Ivanhoe Newswire - Fast food restaurants, coffee shops, airports and parks, you name it, you can find free Wi-Fi networks just about anywhere.
But should you really sign on, or could you be signing up for something you didn’t bargain for? More than 72% of people used a public network to check personal email or social networking sites, more than 37% did online banking and 33% purchased products or services with a credit card. But, doing all those things could make you a target for scammers.
According to an AARP survey out of 800 U.S. adults, four in 10 use free Wi-Fi at least once a month, but many of these free hot spots lack strong security protections.
Warning signs of fraudulent networks include things like networks that don’t make you login in with a password, a generic name, being asked to pay to use the connection, or malicious hot spots.
“Now if I’m able to obtain your information I can superimpose my picture on your driver’s license and create a whole new person,” Regine Bonneau, Chief Executive Officer at RB Advisory LLC, said.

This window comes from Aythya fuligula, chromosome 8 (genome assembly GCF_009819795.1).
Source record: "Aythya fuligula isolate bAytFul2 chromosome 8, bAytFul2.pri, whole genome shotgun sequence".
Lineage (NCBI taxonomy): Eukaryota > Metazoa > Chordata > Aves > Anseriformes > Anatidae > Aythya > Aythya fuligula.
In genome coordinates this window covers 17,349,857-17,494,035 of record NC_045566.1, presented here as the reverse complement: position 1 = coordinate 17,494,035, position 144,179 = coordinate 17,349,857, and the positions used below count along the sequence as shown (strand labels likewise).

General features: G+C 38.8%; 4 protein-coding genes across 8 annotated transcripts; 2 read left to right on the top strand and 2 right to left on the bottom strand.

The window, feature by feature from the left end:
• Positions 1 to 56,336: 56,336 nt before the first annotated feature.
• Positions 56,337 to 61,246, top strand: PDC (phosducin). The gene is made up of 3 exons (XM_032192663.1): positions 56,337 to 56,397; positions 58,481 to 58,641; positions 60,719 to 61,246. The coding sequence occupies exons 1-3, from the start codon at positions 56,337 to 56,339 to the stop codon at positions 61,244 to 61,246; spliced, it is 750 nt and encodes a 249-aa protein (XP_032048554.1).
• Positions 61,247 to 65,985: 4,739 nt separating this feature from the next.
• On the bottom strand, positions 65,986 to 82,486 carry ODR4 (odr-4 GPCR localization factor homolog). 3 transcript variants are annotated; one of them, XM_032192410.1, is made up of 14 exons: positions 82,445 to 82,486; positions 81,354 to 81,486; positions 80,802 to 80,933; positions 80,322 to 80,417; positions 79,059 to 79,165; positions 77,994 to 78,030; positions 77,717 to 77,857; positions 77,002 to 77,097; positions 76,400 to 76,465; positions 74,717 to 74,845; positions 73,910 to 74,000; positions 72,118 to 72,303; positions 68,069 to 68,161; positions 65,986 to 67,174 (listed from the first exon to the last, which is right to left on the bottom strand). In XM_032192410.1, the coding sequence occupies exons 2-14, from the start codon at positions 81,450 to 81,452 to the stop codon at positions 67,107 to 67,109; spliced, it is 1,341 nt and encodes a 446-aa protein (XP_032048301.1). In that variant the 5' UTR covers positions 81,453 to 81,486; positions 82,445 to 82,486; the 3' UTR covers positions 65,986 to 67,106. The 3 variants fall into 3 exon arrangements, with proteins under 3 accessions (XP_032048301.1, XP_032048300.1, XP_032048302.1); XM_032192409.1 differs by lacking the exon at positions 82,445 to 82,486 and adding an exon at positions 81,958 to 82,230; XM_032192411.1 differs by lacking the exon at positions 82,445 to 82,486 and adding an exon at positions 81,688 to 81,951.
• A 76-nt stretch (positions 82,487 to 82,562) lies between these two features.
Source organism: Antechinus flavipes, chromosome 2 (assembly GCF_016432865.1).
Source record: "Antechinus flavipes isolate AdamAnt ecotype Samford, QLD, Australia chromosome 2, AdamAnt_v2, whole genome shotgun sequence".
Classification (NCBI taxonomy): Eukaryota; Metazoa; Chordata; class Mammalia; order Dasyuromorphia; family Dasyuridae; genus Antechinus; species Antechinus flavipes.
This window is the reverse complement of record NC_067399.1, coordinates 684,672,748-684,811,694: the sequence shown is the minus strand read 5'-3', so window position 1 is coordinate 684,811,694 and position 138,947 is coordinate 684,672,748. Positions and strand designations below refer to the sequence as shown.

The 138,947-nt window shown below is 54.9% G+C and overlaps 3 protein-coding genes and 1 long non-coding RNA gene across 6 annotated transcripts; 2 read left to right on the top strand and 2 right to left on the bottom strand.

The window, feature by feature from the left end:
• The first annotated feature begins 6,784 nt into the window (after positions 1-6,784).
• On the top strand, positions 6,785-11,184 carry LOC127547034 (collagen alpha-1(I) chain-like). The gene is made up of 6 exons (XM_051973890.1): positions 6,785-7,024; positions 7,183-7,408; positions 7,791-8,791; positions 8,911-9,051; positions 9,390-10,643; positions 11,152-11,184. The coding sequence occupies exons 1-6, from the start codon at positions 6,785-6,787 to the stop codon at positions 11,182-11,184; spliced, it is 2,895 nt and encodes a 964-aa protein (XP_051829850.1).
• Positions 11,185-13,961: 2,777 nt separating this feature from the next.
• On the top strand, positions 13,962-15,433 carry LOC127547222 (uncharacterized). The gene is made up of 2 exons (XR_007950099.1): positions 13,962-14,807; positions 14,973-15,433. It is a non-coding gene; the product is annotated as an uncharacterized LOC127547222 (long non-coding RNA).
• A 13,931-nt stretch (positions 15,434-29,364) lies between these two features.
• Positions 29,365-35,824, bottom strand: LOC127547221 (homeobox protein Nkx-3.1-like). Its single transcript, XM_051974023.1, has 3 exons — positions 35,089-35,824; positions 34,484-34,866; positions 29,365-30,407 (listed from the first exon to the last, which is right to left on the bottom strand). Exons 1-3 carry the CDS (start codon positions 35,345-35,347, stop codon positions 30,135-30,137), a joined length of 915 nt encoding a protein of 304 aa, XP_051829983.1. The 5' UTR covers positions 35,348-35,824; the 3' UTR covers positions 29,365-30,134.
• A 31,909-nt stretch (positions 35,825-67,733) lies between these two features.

If you absolutely have to connect, ask staff for the correct Wi-Fi. Avoid anything that claims, “free Wi-Fi here!” Or “absolutely free internet!”
Also, be careful about what you do while on public Wi-Fi. Don’t do online banking and don’t stay permanently logged into your online accounts. Make sure your computer is running some kind of anti-malware utility and complementary antivirus utility. Turn off file sharing, enable your system’s built-in firewalls and keep internet-connected apps and services to a minimum.
One of the basic rules of security is that if you don’t need something connected to a network, don’t connect it